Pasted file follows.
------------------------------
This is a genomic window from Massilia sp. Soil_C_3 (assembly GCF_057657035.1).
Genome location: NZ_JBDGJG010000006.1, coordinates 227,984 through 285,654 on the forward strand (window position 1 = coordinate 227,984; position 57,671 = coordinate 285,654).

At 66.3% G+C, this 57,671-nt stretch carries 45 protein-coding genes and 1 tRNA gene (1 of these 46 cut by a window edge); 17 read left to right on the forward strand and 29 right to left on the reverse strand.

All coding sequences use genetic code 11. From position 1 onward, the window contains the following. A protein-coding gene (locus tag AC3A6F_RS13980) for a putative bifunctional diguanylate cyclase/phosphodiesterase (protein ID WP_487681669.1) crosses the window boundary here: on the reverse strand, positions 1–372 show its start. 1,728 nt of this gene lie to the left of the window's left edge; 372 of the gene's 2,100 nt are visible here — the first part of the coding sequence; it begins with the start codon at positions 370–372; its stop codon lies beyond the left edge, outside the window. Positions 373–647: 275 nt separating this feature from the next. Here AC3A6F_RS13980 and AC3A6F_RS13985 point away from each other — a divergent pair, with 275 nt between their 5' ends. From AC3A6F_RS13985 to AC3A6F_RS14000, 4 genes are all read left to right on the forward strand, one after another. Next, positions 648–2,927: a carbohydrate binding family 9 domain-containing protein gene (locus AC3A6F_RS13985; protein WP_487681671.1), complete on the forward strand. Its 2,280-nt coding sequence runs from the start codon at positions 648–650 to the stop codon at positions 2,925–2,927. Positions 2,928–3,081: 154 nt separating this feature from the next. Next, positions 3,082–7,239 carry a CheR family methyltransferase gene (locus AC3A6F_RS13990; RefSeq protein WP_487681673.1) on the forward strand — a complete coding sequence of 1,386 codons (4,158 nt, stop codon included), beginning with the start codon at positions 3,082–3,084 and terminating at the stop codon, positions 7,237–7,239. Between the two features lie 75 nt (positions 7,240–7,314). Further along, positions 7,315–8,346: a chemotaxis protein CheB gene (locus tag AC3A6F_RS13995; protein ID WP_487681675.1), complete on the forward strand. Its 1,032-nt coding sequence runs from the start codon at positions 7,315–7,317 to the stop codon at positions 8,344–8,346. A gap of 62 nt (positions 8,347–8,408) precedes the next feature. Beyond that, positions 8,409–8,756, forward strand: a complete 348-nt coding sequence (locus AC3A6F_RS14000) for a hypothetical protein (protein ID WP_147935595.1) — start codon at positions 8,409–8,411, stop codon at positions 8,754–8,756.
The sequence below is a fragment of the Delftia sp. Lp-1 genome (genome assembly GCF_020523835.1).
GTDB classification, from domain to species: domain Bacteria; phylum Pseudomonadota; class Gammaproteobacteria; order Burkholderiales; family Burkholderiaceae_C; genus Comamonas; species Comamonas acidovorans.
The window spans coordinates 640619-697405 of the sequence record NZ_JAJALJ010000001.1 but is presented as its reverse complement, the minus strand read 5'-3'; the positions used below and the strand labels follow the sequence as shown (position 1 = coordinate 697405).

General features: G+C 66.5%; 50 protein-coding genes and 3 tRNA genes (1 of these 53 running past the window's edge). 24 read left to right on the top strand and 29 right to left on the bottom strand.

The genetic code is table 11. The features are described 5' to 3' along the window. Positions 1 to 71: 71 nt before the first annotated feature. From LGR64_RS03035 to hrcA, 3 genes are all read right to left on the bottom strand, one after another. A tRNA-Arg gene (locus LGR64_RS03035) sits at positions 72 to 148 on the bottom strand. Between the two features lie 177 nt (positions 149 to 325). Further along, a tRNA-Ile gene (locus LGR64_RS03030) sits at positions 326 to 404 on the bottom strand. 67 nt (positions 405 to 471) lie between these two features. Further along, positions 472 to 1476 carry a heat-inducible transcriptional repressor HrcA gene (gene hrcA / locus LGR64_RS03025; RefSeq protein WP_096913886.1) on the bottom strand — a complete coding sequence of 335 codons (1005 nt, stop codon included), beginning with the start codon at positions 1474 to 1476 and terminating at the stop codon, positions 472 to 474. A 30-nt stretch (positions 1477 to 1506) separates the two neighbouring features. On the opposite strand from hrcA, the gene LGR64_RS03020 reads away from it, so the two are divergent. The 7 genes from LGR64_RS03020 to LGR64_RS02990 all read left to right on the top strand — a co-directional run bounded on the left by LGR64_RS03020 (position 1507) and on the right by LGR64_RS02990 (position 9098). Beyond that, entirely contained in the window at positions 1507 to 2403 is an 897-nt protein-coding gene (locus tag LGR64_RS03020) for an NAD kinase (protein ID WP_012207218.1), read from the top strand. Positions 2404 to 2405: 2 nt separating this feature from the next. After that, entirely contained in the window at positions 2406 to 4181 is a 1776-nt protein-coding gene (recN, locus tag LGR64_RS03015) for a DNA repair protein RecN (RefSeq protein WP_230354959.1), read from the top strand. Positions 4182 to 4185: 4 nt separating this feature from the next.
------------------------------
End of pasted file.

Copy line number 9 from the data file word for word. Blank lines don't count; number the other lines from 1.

The genetic code is table 11. The features are described 5' to 3' along the window. Positions 1 to 71: 71 nt before the first annotated feature. From LGR64_RS03035 to hrcA, 3 genes are all read right to left on the bottom strand, one after another. A tRNA-Arg gene (locus LGR64_RS03035) sits at positions 72 to 148 on the bottom strand. Between the two features lie 177 nt (positions 149 to 325). Further along, a tRNA-Ile gene (locus LGR64_RS03030) sits at positions 326 to 404 on the bottom strand. 67 nt (positions 405 to 471) lie between these two features. Further along, positions 472 to 1476 carry a heat-inducible transcriptional repressor HrcA gene (gene hrcA / locus LGR64_RS03025; RefSeq protein WP_096913886.1) on the bottom strand — a complete coding sequence of 335 codons (1005 nt, stop codon included), beginning with the start codon at positions 1474 to 1476 and terminating at the stop codon, positions 472 to 474. A 30-nt stretch (positions 1477 to 1506) separates the two neighbouring features. On the opposite strand from hrcA, the gene LGR64_RS03020 reads away from it, so the two are divergent. The 7 genes from LGR64_RS03020 to LGR64_RS02990 all read left to right on the top strand — a co-directional run bounded on the left by LGR64_RS03020 (position 1507) and on the right by LGR64_RS02990 (position 9098). Beyond that, entirely contained in the window at positions 1507 to 2403 is an 897-nt protein-coding gene (locus tag LGR64_RS03020) for an NAD kinase (protein ID WP_012207218.1), read from the top strand. Positions 2404 to 2405: 2 nt separating this feature from the next. After that, entirely contained in the window at positions 2406 to 4181 is a 1776-nt protein-coding gene (recN, locus tag LGR64_RS03015) for a DNA repair protein RecN (RefSeq protein WP_230354959.1), read from the top strand. Positions 4182 to 4185: 4 nt separating this feature from the next.